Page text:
CEO Neela Montgomery says early returns from working with firms like Zola and Fernish are broadening Crate & Barrel’s reach.

Crate and Barrel is seeing positive returns in extending its sales and marketing channels beyond CrateandBarrel.com and its 107 stores. CEO Neela Montgomery, who joined the retail chain in 2017, has embarked on a series of marketing and sales agreements with other companies, including wedding registry site Zola, furniture rental firm Fernish and Gwyneth Paltrow’s media/retail company Goop, to get more consumers experiencing and buying Crate and Barrel goods. And those relationships are bearing fruit.

Montgomery shared early results in a presentation at the Shoptalk conference Tuesday. More than 30,000 couples have registered for Crate and Barrel products through Zola since October, when the arrangement went live, Montgomery said. Zola is a registry that offers products from many brands and retailers, and couples can maintain a single registry there rather than create registries with multiple retailers. Montgomery said the intent is to be where shoppers are and if that’s Zola, it wants to be there. She noted that Crate and Barrel’s own registry program is the fourth-largest registry business in the United States, and 80% of the retailer’s registry sales are online.

Crate and Barrel is also working with startup furniture rental company Fernish. Fernish is active in Seattle and Los Angeles. 85% of Crate and Barrel’s customers are homeowners, but the age of first-time homeowners is creeping upward. Montgomery said it’s now 34, but consumers in their 20s and early 30s still want nicer furniture pieces, but don’t want to commit long term if those pieces won’t fit in their next apartment or eventual home. “We want those customers to like Crate and Barrel and CB2 earlier,” Montgomery said.

A marketing arrangement between Crate and Barrel’s CB2 brand and Goop also played out successfully, Montgomery said. It involved a co-branded marketing campaign that spanned print, digital and live events at CB2 stores, and involved 50-plus products. The Goop lifestyle may be polarizing for some consumers, but it drove positive returns. “People love or hate Goop, but it’s one of the most successful collaborations we’ve ever had,” Montgomery said.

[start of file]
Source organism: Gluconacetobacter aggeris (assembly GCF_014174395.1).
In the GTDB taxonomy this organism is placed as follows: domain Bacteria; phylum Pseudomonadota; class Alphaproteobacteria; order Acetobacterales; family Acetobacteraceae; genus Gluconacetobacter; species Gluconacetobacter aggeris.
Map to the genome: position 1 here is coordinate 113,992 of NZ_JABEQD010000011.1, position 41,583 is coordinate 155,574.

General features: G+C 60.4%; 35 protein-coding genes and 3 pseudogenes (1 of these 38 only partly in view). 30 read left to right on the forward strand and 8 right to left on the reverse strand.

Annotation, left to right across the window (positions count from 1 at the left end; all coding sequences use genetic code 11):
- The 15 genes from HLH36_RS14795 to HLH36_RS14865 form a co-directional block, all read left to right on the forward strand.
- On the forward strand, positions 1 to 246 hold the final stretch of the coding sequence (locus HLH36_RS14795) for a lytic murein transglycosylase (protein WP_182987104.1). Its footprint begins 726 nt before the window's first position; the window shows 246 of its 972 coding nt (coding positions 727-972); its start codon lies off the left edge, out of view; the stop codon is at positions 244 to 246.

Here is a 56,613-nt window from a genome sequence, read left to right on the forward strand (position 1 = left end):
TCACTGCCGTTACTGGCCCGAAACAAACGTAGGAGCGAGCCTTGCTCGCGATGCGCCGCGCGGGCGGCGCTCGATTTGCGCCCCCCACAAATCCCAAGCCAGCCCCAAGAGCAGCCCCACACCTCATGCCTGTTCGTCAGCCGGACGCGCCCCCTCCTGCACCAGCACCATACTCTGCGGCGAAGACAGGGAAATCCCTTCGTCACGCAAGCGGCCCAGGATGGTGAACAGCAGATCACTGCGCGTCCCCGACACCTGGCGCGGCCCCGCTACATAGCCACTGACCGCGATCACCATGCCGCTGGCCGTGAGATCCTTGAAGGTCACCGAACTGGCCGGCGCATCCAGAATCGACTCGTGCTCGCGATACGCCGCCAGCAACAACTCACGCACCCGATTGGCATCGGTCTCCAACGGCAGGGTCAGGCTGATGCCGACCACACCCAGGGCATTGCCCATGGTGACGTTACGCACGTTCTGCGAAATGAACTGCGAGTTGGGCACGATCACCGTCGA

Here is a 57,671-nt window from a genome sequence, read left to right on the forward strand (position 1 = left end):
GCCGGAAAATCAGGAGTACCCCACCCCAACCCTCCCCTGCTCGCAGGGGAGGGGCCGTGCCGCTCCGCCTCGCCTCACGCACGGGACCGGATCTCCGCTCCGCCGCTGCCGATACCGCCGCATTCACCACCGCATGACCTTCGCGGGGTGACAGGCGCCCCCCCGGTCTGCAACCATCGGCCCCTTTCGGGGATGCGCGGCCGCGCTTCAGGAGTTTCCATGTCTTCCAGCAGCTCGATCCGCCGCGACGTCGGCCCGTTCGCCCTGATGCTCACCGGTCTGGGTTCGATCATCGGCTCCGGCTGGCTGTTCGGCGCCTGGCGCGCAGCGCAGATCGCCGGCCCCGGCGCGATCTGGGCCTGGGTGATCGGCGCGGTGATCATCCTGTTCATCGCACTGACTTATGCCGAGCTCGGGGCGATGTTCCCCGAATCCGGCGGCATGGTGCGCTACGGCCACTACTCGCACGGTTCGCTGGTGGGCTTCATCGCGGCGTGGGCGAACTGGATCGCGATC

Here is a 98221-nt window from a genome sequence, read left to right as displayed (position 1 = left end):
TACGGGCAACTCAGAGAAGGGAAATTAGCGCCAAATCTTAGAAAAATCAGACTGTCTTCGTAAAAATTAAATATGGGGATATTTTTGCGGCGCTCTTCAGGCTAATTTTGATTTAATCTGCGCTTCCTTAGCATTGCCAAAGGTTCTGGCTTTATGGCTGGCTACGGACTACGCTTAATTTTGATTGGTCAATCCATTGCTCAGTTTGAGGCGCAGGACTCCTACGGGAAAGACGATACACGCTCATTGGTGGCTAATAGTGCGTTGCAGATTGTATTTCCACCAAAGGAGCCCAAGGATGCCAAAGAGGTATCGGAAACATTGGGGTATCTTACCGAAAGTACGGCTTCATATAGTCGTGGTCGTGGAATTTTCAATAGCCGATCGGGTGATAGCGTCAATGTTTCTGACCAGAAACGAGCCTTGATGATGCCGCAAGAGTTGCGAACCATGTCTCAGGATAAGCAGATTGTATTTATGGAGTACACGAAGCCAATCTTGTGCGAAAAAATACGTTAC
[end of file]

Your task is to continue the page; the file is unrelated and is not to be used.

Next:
Montgomery is focused on building up the experience consumers have in its stores and is doing so in part by blending digital and physical assets. The retailers now offers one-on-one furniture and décor consultations in its stores through its Design Studio service. That service includes staff decorators creating digital renderings of how products will look in consumers’ homes, and there’s an augmented reality component as well. 76% of shoppers who use the Design Studio service make a purchase.

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Montgomery said to expect to see the brand roll out more retail concepts that are service-based in its stores. “There will be more services and there will be more events,” she said, noting how the retailer will open a full-service restaurant in its Oak Brook, Illinois, store this spring, its first foray into the space.

Today, 45% of Crate and Barrel’s sales are online, and that’s OK by Montgomery. She says the long purchase journey involved in buying items like furniture and other home décor items involves consumers doing a lot of research—on the website, on social media, in stores and more. “You may just be completing the journey online,” she said, but all components work together to create the sale.

Crate and Barrel is owned by Otto Group, a privately held German holding company. When tallying together the online sales of its multiple retail holdings, Otto is the eighth-largest online retailer in the world, according to Internet Retailer research.

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